Rambus Inc. v. Nvidia Corporation, No. 3:2008cv03343 - Document 45 (N.D. Cal. 2008)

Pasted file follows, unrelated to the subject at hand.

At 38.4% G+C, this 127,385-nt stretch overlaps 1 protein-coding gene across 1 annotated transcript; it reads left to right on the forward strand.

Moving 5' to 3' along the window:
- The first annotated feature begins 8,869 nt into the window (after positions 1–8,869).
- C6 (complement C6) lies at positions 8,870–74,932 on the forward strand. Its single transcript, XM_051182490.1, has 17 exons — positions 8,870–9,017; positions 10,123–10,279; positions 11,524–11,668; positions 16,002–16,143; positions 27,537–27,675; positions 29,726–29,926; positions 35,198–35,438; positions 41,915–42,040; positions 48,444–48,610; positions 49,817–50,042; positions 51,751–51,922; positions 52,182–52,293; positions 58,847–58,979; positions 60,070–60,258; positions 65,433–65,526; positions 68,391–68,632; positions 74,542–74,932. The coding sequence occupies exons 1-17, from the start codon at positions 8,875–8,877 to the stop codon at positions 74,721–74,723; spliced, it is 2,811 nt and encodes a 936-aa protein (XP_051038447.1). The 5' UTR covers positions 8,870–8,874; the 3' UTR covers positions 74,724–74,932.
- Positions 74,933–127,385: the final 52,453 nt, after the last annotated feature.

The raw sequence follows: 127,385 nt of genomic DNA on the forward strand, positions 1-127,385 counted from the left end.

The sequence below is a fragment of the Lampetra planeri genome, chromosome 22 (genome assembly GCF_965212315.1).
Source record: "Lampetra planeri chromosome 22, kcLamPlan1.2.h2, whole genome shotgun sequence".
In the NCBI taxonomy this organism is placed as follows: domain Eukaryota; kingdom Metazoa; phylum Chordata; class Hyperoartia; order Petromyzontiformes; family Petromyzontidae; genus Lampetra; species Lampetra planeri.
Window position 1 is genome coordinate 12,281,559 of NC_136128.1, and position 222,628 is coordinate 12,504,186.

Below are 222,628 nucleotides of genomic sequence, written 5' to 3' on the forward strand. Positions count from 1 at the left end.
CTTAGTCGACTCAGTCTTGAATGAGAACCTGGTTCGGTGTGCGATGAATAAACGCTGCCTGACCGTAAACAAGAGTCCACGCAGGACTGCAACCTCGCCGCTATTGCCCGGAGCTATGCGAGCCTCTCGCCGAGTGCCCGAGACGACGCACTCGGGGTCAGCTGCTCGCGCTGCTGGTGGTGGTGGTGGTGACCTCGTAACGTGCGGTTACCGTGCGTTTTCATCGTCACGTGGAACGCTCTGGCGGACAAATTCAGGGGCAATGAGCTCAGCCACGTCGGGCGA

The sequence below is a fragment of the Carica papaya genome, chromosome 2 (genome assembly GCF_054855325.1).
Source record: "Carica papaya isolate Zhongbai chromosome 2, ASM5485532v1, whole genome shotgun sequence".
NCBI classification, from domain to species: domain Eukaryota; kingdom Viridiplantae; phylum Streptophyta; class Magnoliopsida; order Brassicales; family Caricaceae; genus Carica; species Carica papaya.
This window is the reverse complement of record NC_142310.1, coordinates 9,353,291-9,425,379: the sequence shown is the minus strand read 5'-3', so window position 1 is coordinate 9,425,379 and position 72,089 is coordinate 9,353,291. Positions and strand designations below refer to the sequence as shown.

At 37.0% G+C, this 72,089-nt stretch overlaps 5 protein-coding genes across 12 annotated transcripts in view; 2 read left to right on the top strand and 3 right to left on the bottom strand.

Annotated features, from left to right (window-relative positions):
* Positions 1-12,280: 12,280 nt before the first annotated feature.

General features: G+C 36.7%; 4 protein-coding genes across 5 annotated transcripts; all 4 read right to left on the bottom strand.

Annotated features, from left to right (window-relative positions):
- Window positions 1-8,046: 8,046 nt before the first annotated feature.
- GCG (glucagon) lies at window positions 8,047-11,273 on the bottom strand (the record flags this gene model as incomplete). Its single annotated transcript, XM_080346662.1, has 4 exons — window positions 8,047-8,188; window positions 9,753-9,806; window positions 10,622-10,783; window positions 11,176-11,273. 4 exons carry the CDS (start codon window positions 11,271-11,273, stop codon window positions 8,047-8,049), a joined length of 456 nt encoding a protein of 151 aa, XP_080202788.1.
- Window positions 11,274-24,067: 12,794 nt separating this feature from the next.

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Rambus Inc. v. Nvidia Corporation Doc. 45 1 2 3 4 5 IN THE UNITED STATES DISTRICT COURT 6 FOR THE NORTHERN DISTRICT OF CALIFORNIA 7 8 9 RAMBUS, INC. Plaintiff, United States District Court For the Northern District of California 10 11 12 No. C 08-3343 SI ORDER DENYING DEFENDANT’S MOTION TO DISMISS AND TO STRIKE, OR IN THE ALTERNATIVE, FOR A MORE DEFINITE STATEMENT v. NVIDIA CORPORATION, Defendant. 13 / 14 15 Defendant’s motion to dismiss is scheduled for a hearing on November 14, 2008. Pursuant to 16 Civil Local Rule 7-1(b), the Court determines that the matter is appropriate for resolution without oral 17 argument and VACATES the hearing. Having considered the papers submitted, the Court hereby 18 DENIES defendant’s motion to dismiss and to strike and for a more definite statement. 19 20 BACKGROUND 21 Plaintiff is a corporation that develops “memory interface solutions that enable higher 22 performance and system bandwidth for a broad range of electronic, computing and networking 23 applications for consumers and businesses.” First Amended Complaint ¶ 1.1 Plaintiff alleges that it 24 “licenses its technologies to various customers, who then incorporate them into various products.” Id. 25 ¶ 10. The technologies include memory controllers, memory components, memory modules, and 26 27 28 1 Plaintiff filed the first amended complaint the same day as the initial complaint. The two documents appear to be identical except that the first amended complaint attaches as exhibits copies of the patents-in-suit. Dockets.Justia.com 1 memory systems. 2 Plaintiff alleges that defendant NVIDIA has been and is infringing, contributing to the 3 infringement of, and/or actively inducing others to infringe fifteen2 patents assigned to Rambus. Id. ¶ 4 5. The complaint alleges, 5 Upon information and belief, NVIDIA has made, used, sold, imported and/or offered for sale, and/or continues to make, use, sell, import and/or offer for sale, products in the United States consisting of or including SDR (Single Data Rate) memory controllers, DDR (Double Data Rate) memory controllers, DDRx memory controllers (where DDRx includes at least DDR2 and DDR3), GDDR (Graphics Double Data Rate) memory controllers, and/or GDDRy memory controllers (where GDDRy includes at least GDDR3) (collectively “Accused Products”). Accused Products include chipsets, graphics processors, media communication processors, multimedia applications processors and/or products that are part of NVIDIA’s “GeForce,” “Quador,” “nForce,” “Tesla,” “Tegra,” and/or “GoForce” product lines. 6 7 8 9 United States District Court For the Northern District of California 10 11 12 13 14 15 16 17 18 Id. ¶ 11. The complaint alleges that defendant’s infringement “has been and is willful, deliberate and in disregard of Rambus’ patent rights . . . .” Id. ¶ 31. The complaint alleges, for each of the patents-insuit, that defendant has directly infringed the patents “and/or has contributed and continues to contribute to the literal infringement and/or infringement under the doctrine of equivalents . . . and/or has actively induced and continues to actively induce others to infringe [the patents-in-suit].” See, e.g., id. ¶ 34. Plaintiff seeks monetary and injunctive relief, including treble damages and attorneys’ fees due to defendant’s willful infringement and the “exceptional nature of this case.” Id. Prayer for Relief ¶¶ D, E. 19 LEGAL STANDARD 20 21 22 23 24 25 26 Under Federal Rule of Civil Procedure 12(b)(6), a district court must dismiss a complaint if it fails to state a claim upon which relief can be granted. The question presented by a motion to dismiss is not whether the plaintiff will prevail in the action, but whether the plaintiff is entitled to offer evidence in support of the claim. See Scheuer v. Rhodes, 416 U.S. 232, 236 (1974). Dismissal of a complaint may be based “on the lack of a cognizable legal theory or the absence of sufficient facts alleged under a cognizable legal theory.” Balistreri v. Pacifica Police Dep't, 901 F.2d 696, 699 (9th Cir. 27 2 28 The complaint alleges infringement of seventeen patents. However, after filing this lawsuit, plaintiff filed a Notice of Covenant Not to Sue regarding two of the patents-in-suit. See Docket No. 39. 2 United States District Court For the Northern District of California 1 1990). In answering this question, the Court must assume that the plaintiff’s allegations are true and 2 must draw all reasonable inferences in the plaintiff’s favor. See Usher v. City of Los Angeles, 828 F.2d 3 556, 561 (9th Cir. 1987). 4 Two provisions of the Federal Rules of Civil Procedure address the problem posed by a vague 5 or confusing complaint. Federal Rule of Civil Procedure 8 requires that a complaint contain a “short 6 and plain statement of the claim showing that the pleader is entitled to relief.” Fed. R. Civ. P. 8(a). 7 Federal Rule of Civil Procedure 12(e) provides that, “[i]f a pleading to which a responsive pleading is 8 permitted is so vague or ambiguous that a party cannot reasonably be required to frame a responsive 9 pleading, the party may move for a more definite statement before interposing a responsive pleading.” 10 Fed. R. Civ. P. 12(e). “While a complaint attacked by a Rule 12(b)(6) motion to dismiss does not need 11 detailed factual allegations, a plaintiff’s obligation to provide the ‘grounds’ of his ‘entitlement to relief’ 12 requires more than labels and conclusions, and a formulaic recitation of the elements of a cause of action 13 will not do.” Bell Atlantic Corp. v. Twombly, 127 S. Ct. 1955, 1964-65 (2007). The complaint must 14 contain sufficient factual allegations “to raise a right to relief above the speculative level.” Id. at 1965. 15 To state a claim for patent infringement, “a patentee need only plead facts sufficient to place the 16 alleged infringer on notice. This requirement ensures that the accused infringer has sufficient 17 knowledge of the facts alleged to enable it to answer the complaint and defend itself.” Phonometrics, 18 Inc. v. Hospitality Franchise Sys., Inc., 203 F.3d 790, 794 (Fed. Cir. 2000); see also Bell Atlantic, 127 19 S.Ct. at 1971 n.10. Thus, a plaintiff in a patent infringement suit is not required to specifically include 20 each element of the claims of the asserted patent. See Phonometrics, 203 F.3d at 794. 21 22 23 DISCUSSION I. Willful infringement 24 Defendant moves to dismiss plaintiff’s claims of willful infringement because plaintiff does not 25 allege that defendant knew or should have known that its activities had a high likelihood of infringing 26 the asserted patents. Relatedly, defendant moves to strike plaintiff’s request for treble damages and 27 attorneys’ fees, which are only available for willful infringement and “exceptional” cases. Plaintiff 28 responds that the complaint sufficiently alleges that defendant willfully infringed the Rambus patents 3 United States District Court For the Northern District of California 1 because the complaint alleges that “Defendant’s infringement of the Rambus Patents . . . has been and 2 is willful, deliberate and in disregard of Rambus’ patent rights . . . .” FAC ¶ 31. 3 The Court agrees with plaintiff, and finds that it is sufficient to allege that defendant’s 4 infringement has been “deliberate” and in “disregard” of the patents. See State Indus. Inc. v. A.O. Smith 5 Corp., 751 F.2d 1226, 1237 (Fed. Cir. 1986) (holding that willful infringement requires a determination 6 that “the infringer acted in disregard of the patent”); cf. Stryker Corp. v. Intermedics Orthopedics, Inc., 7 96 F.3d 1409, 1414 (Fed. Cir. 1996) (stating one of factors for determining willfulness is whether 8 infringer “deliberately” copied ideas or invention of another). While plaintiff’s complaint could be more 9 factually detailed, the Court finds that it sufficiently alleges willful infringement. The cases defendant 10 relies on are distinguishable in that they either involve complaints that did not contain any allegation 11 to support treble damages, Nichia Corp. v. Seoul Semiconductor, Ltd., 2006 WL 1233148, at *2 (N.D. 12 Cal. May 9, 2006), or they address what is necessary to prove a claim of willfulness, not whether a 13 plaintiff has sufficiently alleged willful infringement as a pleading matter. See, e.g., In re Seagate 14 Technology, LLC, 460 F.3d 1360 (Fed. Cir. 2007).3 15 16 17 II. Induced infringement 18 Next, defendant moves to dismiss plaintiff’s claims for induced infringement because the 19 complaint does not allege that defendant “knowingly” induced infringement. However, as defendant 20 acknowledges, the complaint alleges that defendant “actively induced and continues to actively induce 21 others to infringe.” FAC ¶ 34. The Court finds that alleging that defendant “actively induced” is 22 tantamount to alleging that defendant knowingly induced infringement. Defendant also suggests that 23 plaintiff is required to specifically identify the third parties who have infringed, as provide more detailed 24 3 25 26 27 28 Plaintiff also argues that defendant “has already demonstrated that it understands the basis of Rambus’s willful infringement allegations sufficiently to enable it to answer” because the day after this lawsuit was filed, defendant filed an antitrust and unfair competition action against plaintiff in North Carolina. Opposition at 5 n.3; Campione Decl. Ex. D. In that lawsuit, NVIDIA alleges that before filing this patent infringement case, Rambus demanded that NVIDIA license Rambus’ patents. Id. Thus, plaintiff asserts, NVIDIA’s own allegations acknowledge that NVIDIA had knowledge of Rambus’ patents. The Court finds it inappropriate to consider pleadings from other lawsuits to analyze whether plaintiff’s complaint is sufficiently pled. 4 1 factual allegations regarding defendant’s inducement of such third party infringement. Defendant does 2 not cite any authority for the proposition that a complaint must identify the third party infringers, and 3 the cases cited by defendant are distinguishable. See, e.g., Goss Intern. Americas, Inc. v. MAN Roland, 4 Inc., 2008 WL 3823707, at*1 (D.N.H. Aug. 15, 2008) (complaint did not allege infringement by any 5 third parties); Hewlett-Packard Corp. v. Intergraph Corp., 2003 WL 23884794, at *1-2 (N.D. Cal. Sept. 6 6, 2003) (same). 7 United States District Court For the Northern District of California 8 III. Contributory infringement 9 Finally, defendant contends that plaintiff has failed to plead essential elements of a claim for 10 contributory infringement. The complaint alleges that defendant “has contributed to and continues to 11 contribute to” infringement, and that defendant has sold or offered for sale the Accused Products. FAC 12 ¶ 34. Defendant argues that to state a claim for contributory infringement, plaintiff must also plead that 13 the accused devices have no substantial non-infringing uses and that use of these devices constituted 14 an act of direct infringement. 15 Plaintiff argues that the cases defendant relies on address proof, not pleading, and that the 16 complaint sufficiently alleges a claim of contributory infringement. The Court agrees, and finds that 17 while plaintiff’s complaint is rather conclusory, it is sufficient to withstand a motion to dismiss. See, 18 e.g., Fuji Mach. Mfg. Co. v. Hover-Davis, Inc., 936 F. Supp. 93 (W.D.N.Y. 1996) (denying motion to 19 dismiss contributory infringement claim where complaint alleged supplier infringed claims of patent by 20 selling parts which were used by others in devices within scope of patent); One World Techs., Ltd. v. 21 Robert Bosch Tool Corp., 2004 U.S. Dist. LEXIS 14035, at *7 (N.D.Ill. July 21, 2004) (holding that a 22 complaint that alleges “[d]efendants have infringed and are now directly infringing, inducing 23 infringement by others, and/or contributorily infringing” is sufficient). 24 25 CONCLUSION 26 The Court concludes that the complaint is sufficient to withstand defendant’s motion to dismiss. 27 Plaintiff will be required to provide the additional factual information and legal contentions pursuant 28 to the Local Patent Rules and in discovery. For the foregoing reasons, the Court DENIES defendant’s 5 1 motion to strike and to dismiss. (Docket No. 34). 2 3 IT IS SO ORDERED. 4 5 Dated: November 13, 2008 SUSAN ILLSTON United States District Judge 6 7 8 9 United States District Court For the Northern District of California 10 11 12 13 14 15 16 17 18 19 20 21 22 23 24 25 26 27 28 6